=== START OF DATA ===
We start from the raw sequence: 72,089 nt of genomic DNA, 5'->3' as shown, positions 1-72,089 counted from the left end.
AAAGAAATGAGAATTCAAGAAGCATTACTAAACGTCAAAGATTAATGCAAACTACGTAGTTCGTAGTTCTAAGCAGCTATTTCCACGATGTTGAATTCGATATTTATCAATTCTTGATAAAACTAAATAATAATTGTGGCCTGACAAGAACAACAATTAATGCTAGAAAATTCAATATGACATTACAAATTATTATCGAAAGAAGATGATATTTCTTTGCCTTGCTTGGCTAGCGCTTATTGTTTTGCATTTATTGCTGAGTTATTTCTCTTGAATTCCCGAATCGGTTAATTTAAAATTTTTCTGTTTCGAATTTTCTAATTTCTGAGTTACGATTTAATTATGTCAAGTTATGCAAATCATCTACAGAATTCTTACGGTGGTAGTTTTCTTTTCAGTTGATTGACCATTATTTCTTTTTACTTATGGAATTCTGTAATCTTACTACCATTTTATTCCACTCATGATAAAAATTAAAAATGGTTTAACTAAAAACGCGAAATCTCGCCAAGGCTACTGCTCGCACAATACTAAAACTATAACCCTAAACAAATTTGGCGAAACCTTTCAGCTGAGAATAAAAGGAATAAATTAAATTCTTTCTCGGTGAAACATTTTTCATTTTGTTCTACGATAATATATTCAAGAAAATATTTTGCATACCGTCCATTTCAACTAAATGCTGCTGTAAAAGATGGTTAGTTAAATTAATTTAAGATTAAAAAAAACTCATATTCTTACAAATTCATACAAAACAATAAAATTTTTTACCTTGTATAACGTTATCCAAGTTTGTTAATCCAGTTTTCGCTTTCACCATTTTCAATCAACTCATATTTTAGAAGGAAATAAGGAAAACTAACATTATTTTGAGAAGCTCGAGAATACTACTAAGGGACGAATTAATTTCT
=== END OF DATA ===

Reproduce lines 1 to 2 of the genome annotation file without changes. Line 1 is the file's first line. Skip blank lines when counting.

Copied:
We start from the raw sequence: 72,089 nt of genomic DNA, 5'->3' as shown, positions 1-72,089 counted from the left end.
AAAGAAATGAGAATTCAAGAAGCATTACTAAACGTCAAAGATTAATGCAAACTACGTAGTTCGTAGTTCTAAGCAGCTATTTCCACGATGTTGAATTCGATATTTATCAATTCTTGATAAAACTAAATAATAATTGTGGCCTGACAAGAACAACAATTAATGCTAGAAAATTCAATATGACATTACAAATTATTATCGAAAGAAGATGATATTTCTTTGCCTTGCTTGGCTAGCGCTTATTGTTTTGCATTTATTGCTGAGTTATTTCTCTTGAATTCCCGAATCGGTTAATTTAAAATTTTTCTGTTTCGAATTTTCTAATTTCTGAGTTACGATTTAATTATGTCAAGTTATGCAAATCATCTACAGAATTCTTACGGTGGTAGTTTTCTTTTCAGTTGATTGACCATTATTTCTTTTTACTTATGGAATTCTGTAATCTTACTACCATTTTATTCCACTCATGATAAAAATTAAAAATGGTTTAACTAAAAACGCGAAATCTCGCCAAGGCTACTGCTCGCACAATACTAAAACTATAACCCTAAACAAATTTGGCGAAACCTTTCAGCTGAGAATAAAAGGAATAAATTAAATTCTTTCTCGGTGAAACATTTTTCATTTTGTTCTACGATAATATATTCAAGAAAATATTTTGCATACCGTCCATTTCAACTAAATGCTGCTGTAAAAGATGGTTAGTTAAATTAATTTAAGATTAAAAAAAACTCATATTCTTACAAATTCATACAAAACAATAAAATTTTTTACCTTGTATAACGTTATCCAAGTTTGTTAATCCAGTTTTCGCTTTCACCATTTTCAATCAACTCATATTTTAGAAGGAAATAAGGAAAACTAACATTATTTTGAGAAGCTCGAGAATACTACTAAGGGACGAATTAATTTCT